The economic embargo against Haiti has taken a severe toll on the country's economy, but has failed in its objective to dislodge the military junta,
because other countries are sending in crucial supplies, officials close to exiled President Jean-Bertrand Aristide conceded this week.
Moreover, the U.S. Treasury Department grants exemptions from the embargo to some American companies involved in assembling export-oriented products in Haiti, the officials complained."This is a leaky embargo. If it was a real embargo, the de facto regime in Haiti would not survive for one month," said one official, who spoke on condition of anonymity.
He pointed a finger at "some Middle East countries" that continue to supply fuel to Haiti, as well as Britain, France and Japan, which are conducting normal trade with the Caribbean nation. These countries have been able to fill the commercial void left by the United States because the embargo only covers trade with members of the Organization of American States, he said.
The embargo was recommended by foreign ministers of the Organization of American States in October 1991 after the Haitian army, led by Gen. Raoul Cedras, overthrew Mr. Aristide. The ministers called on all OAS states to ''suspend their economic, financial and commercial ties with Haiti and any aid and technical cooperation except that provided for strictly humanitarian purposes."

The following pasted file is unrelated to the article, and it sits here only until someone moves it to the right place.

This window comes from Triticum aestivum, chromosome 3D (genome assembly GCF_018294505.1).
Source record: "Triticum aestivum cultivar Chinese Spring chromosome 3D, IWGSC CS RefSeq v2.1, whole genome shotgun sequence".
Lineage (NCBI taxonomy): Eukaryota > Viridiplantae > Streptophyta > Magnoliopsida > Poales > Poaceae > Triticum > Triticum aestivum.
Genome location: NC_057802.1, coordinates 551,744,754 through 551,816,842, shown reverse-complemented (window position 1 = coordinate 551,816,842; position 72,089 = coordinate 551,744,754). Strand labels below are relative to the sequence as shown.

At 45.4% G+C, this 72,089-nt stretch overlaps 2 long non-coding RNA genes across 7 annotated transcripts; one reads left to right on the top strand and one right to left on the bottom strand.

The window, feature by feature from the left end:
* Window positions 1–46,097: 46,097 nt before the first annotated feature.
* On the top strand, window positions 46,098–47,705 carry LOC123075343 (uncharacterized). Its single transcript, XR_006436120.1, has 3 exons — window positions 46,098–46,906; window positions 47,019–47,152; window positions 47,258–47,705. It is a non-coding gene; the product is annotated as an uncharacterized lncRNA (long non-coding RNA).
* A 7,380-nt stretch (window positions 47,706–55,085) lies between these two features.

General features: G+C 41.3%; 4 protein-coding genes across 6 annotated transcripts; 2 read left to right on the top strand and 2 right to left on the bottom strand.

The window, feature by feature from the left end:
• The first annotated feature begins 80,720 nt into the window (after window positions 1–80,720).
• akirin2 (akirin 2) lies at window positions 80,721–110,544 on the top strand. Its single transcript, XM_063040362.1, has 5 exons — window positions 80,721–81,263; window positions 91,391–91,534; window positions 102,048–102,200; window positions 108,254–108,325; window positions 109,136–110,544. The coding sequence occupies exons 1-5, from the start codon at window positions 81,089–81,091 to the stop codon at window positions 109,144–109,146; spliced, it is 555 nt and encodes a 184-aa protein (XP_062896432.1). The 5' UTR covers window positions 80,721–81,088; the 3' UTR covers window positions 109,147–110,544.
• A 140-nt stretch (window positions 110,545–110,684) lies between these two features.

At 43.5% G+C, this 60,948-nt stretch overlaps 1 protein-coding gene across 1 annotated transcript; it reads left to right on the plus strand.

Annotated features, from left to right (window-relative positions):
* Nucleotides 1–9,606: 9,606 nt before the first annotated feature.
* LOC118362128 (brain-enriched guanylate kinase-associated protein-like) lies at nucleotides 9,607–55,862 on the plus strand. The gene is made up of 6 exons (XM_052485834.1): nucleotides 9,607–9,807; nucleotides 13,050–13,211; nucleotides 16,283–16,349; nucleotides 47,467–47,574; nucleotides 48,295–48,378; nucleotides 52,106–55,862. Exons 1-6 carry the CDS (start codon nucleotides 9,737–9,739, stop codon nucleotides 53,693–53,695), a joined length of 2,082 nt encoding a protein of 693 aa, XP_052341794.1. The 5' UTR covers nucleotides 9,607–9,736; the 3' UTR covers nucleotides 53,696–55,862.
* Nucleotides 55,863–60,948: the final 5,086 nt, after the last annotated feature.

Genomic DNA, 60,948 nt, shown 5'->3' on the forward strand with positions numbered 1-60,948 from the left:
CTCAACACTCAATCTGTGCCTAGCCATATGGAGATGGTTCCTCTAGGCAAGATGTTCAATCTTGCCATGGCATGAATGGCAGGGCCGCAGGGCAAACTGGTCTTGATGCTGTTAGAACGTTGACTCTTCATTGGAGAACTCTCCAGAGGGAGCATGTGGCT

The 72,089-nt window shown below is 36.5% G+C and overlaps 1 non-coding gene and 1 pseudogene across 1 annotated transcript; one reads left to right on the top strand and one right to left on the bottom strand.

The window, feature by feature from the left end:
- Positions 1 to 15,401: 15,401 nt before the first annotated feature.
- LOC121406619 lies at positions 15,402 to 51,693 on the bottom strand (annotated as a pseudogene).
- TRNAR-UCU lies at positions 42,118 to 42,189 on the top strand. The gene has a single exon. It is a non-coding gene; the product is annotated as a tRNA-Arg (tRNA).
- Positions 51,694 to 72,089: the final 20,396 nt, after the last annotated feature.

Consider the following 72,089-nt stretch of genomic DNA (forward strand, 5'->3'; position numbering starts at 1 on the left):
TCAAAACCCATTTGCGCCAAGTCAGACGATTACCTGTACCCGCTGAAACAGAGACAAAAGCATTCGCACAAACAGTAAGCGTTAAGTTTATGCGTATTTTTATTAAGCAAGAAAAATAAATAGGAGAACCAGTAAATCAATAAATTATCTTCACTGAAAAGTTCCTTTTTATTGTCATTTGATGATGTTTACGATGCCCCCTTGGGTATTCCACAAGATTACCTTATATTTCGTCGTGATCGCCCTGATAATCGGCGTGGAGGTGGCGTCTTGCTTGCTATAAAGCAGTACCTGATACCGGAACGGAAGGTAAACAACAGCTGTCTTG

Since then, Haiti's exports to the United States plunged to $110 million in 1992 from $356 million in 1990, according to the U.S. Department of Commerce. Electrical apparatus assembled in Haiti for export to the United States, for example, fell to a value of $1.9 million in 1992 from $23.7 million in 1990, with other categories showing a similar or more drastic decline, Commerce said.
U.S. exports to Haiti were more than halved to $216 million in 1992 from $477 million in 1990.
The embargo's ineffectiveness in ousting the junta, plus the toll on the economy are responsible for the current Haitian exodus to the United States, according to Raymond Joseph, publisher of the prominent New York-based Haiti Observateur.
"These are economic refugees created by the (embargo) of the United States and its allies. They come here seeking economic opportunity because conditions have worsened," he said.
President Clinton must either accept the refugees or lift the embargo, he said, estimating that it costs about $1.5 million a day for Washington to maintain the "floating Berlin Wall of ships" that patrol off Haiti.
A major source of employment in Port au Prince, Haiti's capital, was the value-added industry of assembling manufactured products, mainly for the U.S. market. The embargo wiped out some 60,000 jobs in that industry alone, Mr. Joseph said.